Race and prison re-entry were the topics of today's Summer Institute at Pitt's Center on Race and Social Problems. Professor of Public Policy Steven Raphael from the University of California, Berkeley says incarceration rates have increased dramatically over the last 35 years, mostly because of longer sentences and more offenses leading to jail time, and those people impacted most are relatively uneducated African American males.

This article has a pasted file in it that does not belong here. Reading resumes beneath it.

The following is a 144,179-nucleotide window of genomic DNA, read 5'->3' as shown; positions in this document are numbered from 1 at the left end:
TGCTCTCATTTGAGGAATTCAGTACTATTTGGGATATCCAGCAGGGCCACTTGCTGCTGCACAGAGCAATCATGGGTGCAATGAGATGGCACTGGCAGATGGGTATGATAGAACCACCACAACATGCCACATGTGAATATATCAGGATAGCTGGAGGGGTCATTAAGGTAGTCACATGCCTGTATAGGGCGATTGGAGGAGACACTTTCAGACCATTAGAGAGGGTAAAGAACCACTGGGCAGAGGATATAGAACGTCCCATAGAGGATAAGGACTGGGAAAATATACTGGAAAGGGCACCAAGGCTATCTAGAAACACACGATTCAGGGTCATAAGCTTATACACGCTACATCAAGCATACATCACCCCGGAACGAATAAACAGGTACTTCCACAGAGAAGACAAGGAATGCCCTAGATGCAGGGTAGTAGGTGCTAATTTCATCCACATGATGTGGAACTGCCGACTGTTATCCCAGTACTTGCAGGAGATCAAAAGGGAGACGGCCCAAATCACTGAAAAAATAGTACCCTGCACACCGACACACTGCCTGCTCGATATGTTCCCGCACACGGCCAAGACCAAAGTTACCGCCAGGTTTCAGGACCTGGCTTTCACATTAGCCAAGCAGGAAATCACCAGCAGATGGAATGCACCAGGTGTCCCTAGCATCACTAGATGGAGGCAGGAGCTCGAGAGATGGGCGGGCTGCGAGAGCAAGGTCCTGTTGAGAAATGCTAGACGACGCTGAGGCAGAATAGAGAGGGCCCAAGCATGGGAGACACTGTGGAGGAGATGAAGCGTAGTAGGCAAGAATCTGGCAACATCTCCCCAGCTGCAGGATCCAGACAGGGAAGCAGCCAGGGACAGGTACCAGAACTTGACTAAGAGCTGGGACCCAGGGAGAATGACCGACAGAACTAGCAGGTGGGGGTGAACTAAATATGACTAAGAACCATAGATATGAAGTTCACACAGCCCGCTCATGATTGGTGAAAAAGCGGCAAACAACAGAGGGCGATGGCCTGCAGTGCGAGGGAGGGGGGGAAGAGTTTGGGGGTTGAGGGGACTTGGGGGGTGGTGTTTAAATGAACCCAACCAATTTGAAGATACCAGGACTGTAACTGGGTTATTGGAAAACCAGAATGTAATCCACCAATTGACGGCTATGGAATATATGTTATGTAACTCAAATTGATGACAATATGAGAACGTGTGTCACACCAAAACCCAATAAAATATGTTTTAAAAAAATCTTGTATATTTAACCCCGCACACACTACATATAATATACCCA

When released, many men face a crushing burden of arrears in child support that have mounted up while they were in prison. Raphael says re-entry planning in the areas of addiction, housing and employment can increase success for men facing many obstacles to "going straight". He recommends allowing ex-convicts to receive Pell grants and public housing.
Some public policies yield results years after resources are invested, e.g., early childhood education, like Head Start, decreases the likelihood a child will break the law as an adult.
Three more summer institutes will be presented at Pitt.